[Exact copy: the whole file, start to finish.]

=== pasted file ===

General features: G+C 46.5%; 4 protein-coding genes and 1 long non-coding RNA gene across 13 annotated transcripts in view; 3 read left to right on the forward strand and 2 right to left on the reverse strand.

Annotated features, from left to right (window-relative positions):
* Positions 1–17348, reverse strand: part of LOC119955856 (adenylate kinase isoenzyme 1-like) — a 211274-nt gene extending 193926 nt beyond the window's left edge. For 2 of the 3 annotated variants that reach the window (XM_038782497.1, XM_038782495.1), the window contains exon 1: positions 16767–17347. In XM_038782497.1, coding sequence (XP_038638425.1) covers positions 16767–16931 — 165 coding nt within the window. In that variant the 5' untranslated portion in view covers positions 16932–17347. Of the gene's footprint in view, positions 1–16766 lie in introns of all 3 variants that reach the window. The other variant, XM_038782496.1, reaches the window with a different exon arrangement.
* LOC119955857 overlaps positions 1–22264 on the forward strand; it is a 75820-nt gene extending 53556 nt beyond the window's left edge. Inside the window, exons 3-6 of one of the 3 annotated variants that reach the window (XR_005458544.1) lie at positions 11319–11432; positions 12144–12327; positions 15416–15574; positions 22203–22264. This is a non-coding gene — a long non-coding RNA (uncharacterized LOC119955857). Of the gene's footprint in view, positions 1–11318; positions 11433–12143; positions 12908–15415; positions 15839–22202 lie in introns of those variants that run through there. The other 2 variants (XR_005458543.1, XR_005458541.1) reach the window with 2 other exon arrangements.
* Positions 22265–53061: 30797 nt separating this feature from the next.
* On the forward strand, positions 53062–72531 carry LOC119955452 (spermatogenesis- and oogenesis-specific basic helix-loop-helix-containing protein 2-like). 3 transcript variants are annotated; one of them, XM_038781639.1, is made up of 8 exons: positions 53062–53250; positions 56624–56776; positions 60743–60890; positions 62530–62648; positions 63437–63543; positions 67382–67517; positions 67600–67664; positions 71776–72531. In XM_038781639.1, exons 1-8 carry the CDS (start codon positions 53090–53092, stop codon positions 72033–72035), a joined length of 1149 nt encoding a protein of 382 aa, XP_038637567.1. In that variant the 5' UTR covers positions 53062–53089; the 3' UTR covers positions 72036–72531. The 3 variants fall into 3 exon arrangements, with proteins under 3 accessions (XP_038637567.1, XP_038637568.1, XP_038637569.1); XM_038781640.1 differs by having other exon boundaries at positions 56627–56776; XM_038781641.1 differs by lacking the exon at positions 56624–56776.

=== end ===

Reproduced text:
General features: G+C 46.5%; 4 protein-coding genes and 1 long non-coding RNA gene across 13 annotated transcripts in view; 3 read left to right on the forward strand and 2 right to left on the reverse strand.

Annotated features, from left to right (window-relative positions):
* Positions 1–17348, reverse strand: part of LOC119955856 (adenylate kinase isoenzyme 1-like) — a 211274-nt gene extending 193926 nt beyond the window's left edge. For 2 of the 3 annotated variants that reach the window (XM_038782497.1, XM_038782495.1), the window contains exon 1: positions 16767–17347. In XM_038782497.1, coding sequence (XP_038638425.1) covers positions 16767–16931 — 165 coding nt within the window. In that variant the 5' untranslated portion in view covers positions 16932–17347. Of the gene's footprint in view, positions 1–16766 lie in introns of all 3 variants that reach the window. The other variant, XM_038782496.1, reaches the window with a different exon arrangement.
* LOC119955857 overlaps positions 1–22264 on the forward strand; it is a 75820-nt gene extending 53556 nt beyond the window's left edge. Inside the window, exons 3-6 of one of the 3 annotated variants that reach the window (XR_005458544.1) lie at positions 11319–11432; positions 12144–12327; positions 15416–15574; positions 22203–22264. This is a non-coding gene — a long non-coding RNA (uncharacterized LOC119955857). Of the gene's footprint in view, positions 1–11318; positions 11433–12143; positions 12908–15415; positions 15839–22202 lie in introns of those variants that run through there. The other 2 variants (XR_005458543.1, XR_005458541.1) reach the window with 2 other exon arrangements.
* Positions 22265–53061: 30797 nt separating this feature from the next.
* On the forward strand, positions 53062–72531 carry LOC119955452 (spermatogenesis- and oogenesis-specific basic helix-loop-helix-containing protein 2-like). 3 transcript variants are annotated; one of them, XM_038781639.1, is made up of 8 exons: positions 53062–53250; positions 56624–56776; positions 60743–60890; positions 62530–62648; positions 63437–63543; positions 67382–67517; positions 67600–67664; positions 71776–72531. In XM_038781639.1, exons 1-8 carry the CDS (start codon positions 53090–53092, stop codon positions 72033–72035), a joined length of 1149 nt encoding a protein of 382 aa, XP_038637567.1. In that variant the 5' UTR covers positions 53062–53089; the 3' UTR covers positions 72036–72531. The 3 variants fall into 3 exon arrangements, with proteins under 3 accessions (XP_038637567.1, XP_038637568.1, XP_038637569.1); XM_038781640.1 differs by having other exon boundaries at positions 56627–56776; XM_038781641.1 differs by lacking the exon at positions 56624–56776.